It’s one of the only loopholes left: You can still go outside to exercise as long as you respect the all-important rules of social distancing.
But is a two-metre buffer really enough for runners, cyclists, or even brisk walkers? With parks and public spaces persistently crowded, people are getting testy.
“The biggest hazard that I encounter when walking my dog is joggers,” one reader wrote after I extolled the benefits of moderate exercise for maintaining your immune system in a recent column. “They run far too close [and] they are huffing and puffing and spewing droplets from their mouths everywhere.”
Not a very flattering portrait of runners, admittedly. But new research from Eindhoven University of Technology in the Netherlands and KU Leuven in Belgium suggests that the reader may have a point: when you’re breathing hard and moving fast, droplets linger in the air over a longer distance, meaning that anyone directly behind you should leave a generous gap.
The research team was led by Bert Blocken, who is cross-appointed at both universities and studies urban physics, wind engineering, and sports aerodynamics. He and his colleagues used computational fluid dynamics (CFD) to model the movement of droplets of various size, building on earlier work by researchers in Asia after the SARS epidemic.
The largest droplets are the most likely to infect someone else, but they also fall to the ground fairly quickly. Smaller droplets linger in the air for longer, but it’s still unclear how much of a contagion risk they carry for COVID-19, Blocken emphasizes.
The simulations showed that two people walking or running side by side in calm weather have little risk as long as they maintain a two-metre gap. Even if they’re not directly side-by-side, the risk remains low as long as one person isn’t directly behind the other. But once you enter the slipstream behind someone else, those small droplets are still lingering in the air.
Based on the simulations, Blocken suggests staying at least four to five metres behind others when walking in single file, 10 metres when running or cycling slowly, and 20 metres when cycling quickly.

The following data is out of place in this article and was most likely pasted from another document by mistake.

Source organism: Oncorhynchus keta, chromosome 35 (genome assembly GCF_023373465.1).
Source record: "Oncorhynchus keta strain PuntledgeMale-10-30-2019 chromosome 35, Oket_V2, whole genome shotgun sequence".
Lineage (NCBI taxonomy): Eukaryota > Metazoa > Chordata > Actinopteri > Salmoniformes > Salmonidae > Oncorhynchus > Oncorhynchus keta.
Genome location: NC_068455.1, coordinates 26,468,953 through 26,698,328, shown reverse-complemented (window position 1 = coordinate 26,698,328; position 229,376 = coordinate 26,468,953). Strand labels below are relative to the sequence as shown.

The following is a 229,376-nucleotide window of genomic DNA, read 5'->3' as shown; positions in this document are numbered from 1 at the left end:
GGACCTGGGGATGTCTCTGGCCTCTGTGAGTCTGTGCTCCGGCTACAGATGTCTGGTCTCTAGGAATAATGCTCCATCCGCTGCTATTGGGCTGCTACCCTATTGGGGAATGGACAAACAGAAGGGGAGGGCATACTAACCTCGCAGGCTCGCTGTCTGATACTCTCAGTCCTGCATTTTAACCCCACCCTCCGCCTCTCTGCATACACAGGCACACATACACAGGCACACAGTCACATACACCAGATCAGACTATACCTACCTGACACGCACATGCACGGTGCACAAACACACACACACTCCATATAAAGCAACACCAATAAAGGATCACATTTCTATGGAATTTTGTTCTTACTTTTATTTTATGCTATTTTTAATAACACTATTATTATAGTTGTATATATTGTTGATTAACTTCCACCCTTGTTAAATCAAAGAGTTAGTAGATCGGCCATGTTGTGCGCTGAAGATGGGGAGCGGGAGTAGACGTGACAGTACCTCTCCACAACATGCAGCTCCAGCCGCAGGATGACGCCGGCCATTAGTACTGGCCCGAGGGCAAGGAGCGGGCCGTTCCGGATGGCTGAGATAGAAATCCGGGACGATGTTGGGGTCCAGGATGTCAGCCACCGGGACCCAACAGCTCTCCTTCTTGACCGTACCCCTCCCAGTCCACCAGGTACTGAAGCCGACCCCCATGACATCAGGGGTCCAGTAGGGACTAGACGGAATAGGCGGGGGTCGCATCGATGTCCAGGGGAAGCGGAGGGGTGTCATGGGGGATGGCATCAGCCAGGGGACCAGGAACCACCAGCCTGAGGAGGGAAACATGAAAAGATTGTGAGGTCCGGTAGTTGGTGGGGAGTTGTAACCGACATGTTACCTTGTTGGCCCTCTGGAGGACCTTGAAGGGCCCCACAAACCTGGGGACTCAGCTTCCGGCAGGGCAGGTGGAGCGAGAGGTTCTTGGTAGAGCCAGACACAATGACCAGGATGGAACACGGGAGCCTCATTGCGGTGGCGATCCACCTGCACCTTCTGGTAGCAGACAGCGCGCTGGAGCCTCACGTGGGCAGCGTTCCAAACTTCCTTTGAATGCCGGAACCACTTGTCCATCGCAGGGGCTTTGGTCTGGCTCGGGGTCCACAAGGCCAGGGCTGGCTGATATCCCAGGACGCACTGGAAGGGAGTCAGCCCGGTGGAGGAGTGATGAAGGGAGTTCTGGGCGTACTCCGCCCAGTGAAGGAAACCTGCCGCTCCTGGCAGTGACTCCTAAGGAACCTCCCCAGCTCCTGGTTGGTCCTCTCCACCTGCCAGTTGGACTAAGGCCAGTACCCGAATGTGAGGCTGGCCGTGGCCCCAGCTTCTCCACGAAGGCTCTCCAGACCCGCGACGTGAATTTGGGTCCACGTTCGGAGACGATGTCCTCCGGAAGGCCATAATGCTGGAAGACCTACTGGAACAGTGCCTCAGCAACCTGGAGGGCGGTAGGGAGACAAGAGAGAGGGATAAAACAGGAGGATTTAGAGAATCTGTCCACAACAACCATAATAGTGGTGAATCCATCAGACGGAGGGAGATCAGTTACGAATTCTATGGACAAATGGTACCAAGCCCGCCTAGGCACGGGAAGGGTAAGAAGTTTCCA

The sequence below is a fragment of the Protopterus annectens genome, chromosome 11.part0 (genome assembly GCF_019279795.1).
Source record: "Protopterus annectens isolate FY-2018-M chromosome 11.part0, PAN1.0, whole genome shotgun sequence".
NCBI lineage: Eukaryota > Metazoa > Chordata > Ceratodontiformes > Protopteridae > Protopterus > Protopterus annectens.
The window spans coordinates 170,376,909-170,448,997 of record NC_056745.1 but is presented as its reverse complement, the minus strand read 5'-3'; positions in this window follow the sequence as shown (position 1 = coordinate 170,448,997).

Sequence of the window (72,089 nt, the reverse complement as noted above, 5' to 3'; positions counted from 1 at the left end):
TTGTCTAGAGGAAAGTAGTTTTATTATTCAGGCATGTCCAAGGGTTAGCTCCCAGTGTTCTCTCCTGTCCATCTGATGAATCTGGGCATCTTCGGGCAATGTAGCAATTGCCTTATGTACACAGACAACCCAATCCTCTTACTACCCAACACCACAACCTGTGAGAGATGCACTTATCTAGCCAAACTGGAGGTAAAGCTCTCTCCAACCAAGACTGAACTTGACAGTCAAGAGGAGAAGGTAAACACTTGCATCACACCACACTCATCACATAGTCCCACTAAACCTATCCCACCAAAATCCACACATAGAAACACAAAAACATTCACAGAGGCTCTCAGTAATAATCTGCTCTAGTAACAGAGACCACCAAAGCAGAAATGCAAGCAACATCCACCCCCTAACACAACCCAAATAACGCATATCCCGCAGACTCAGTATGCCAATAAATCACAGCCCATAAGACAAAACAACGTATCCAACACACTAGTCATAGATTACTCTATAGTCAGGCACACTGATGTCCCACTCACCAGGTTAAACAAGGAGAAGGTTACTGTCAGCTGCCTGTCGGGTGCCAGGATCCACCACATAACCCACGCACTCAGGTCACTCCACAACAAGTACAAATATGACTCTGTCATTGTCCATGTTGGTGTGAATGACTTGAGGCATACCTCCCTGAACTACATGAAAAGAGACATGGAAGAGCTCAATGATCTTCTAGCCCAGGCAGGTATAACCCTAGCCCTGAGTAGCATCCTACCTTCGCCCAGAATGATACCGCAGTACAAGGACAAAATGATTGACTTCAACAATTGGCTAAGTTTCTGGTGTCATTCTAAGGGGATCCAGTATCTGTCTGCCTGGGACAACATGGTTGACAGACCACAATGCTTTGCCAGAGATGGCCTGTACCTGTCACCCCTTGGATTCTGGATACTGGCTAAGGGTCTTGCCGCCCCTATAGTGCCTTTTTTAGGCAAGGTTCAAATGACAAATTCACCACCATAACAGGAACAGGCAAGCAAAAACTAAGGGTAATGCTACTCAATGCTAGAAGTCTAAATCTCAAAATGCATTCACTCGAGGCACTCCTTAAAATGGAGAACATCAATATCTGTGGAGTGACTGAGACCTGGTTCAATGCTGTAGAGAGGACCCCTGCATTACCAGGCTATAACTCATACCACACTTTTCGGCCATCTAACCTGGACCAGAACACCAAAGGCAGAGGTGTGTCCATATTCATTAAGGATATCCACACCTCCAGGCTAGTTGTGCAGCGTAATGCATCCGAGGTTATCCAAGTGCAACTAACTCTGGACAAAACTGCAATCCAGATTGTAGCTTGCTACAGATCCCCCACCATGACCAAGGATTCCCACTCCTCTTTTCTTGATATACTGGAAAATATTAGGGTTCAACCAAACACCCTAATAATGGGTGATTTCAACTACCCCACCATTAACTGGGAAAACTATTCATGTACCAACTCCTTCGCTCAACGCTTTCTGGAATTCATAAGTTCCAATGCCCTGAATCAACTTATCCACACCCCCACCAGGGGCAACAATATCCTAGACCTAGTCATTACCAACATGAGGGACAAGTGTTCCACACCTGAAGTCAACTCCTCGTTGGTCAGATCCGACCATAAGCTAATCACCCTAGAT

It’s worth noting that these results haven’t gone through the usual academic vetting. “Given the international crisis and the urgency of the situation, we have turned the normal order upside-down,” Blocken explained in an e-mail. First they did the work, then they shared the results, and only now are they applying for funding and working on a publication to submit for the usual peer-review process.
That’s cause for caution, argues Stephen Ferguson, a CFD engineer with Siemens in Britain, who wrote a recent LinkedIn post decrying the use of insufficiently validated droplet simulations to ramp up levels of anxiety about exercise exhalations during the pandemic.
“To simulate it properly, you’d have to model nasal passages and understand the particle-size distribution of mucus,” he says. “It’s literally a PhD thesis, and not something that can be knocked up by an aerodynamicist in the midst of a crisis.”
In other words, take the details of the calculation with a grain of salt. Still, Blocken’s results should give pause to those of us who hope to continue exercising outdoors. How can we continue to get our daily dose of fresh air without imperilling – or even just freaking out – those around us?
Another physicist, the University of Brasilia’s Bernardo Mello, has a suggestion for facilitating appropriate distancing. In a new paper published on the preprint repository arXiv, he modelled the number of pedestrian interactions under different conditions.
Restricting pathways to one-way travel – something that’s realistically only possible on loop circuits or roads with two sidewalks – would cut the number of interactions by about two-thirds, he found. Separating walkers from runners, so that most people are moving at similar speeds, would only add a modest further reduction.
So the advice to city planners is to establish direction-of-travel rules along busy pathways. And the advice to walkers, runners, and cyclists is to respect everyone else’s airspace. Don’t pass too close. Don’t cut in too quickly. Don’t linger behind.
Otherwise, the consequences won’t be a surprise. Authorities in Paris recently banned outdoor exercise between 10 a.m. and 5 p.m. It could happen here, too.
Alex Hutchinson is the author of Endure: Mind, Body, and the Curiously Elastic Limits of Human Performance. Follow him on Twitter @sweatscience.
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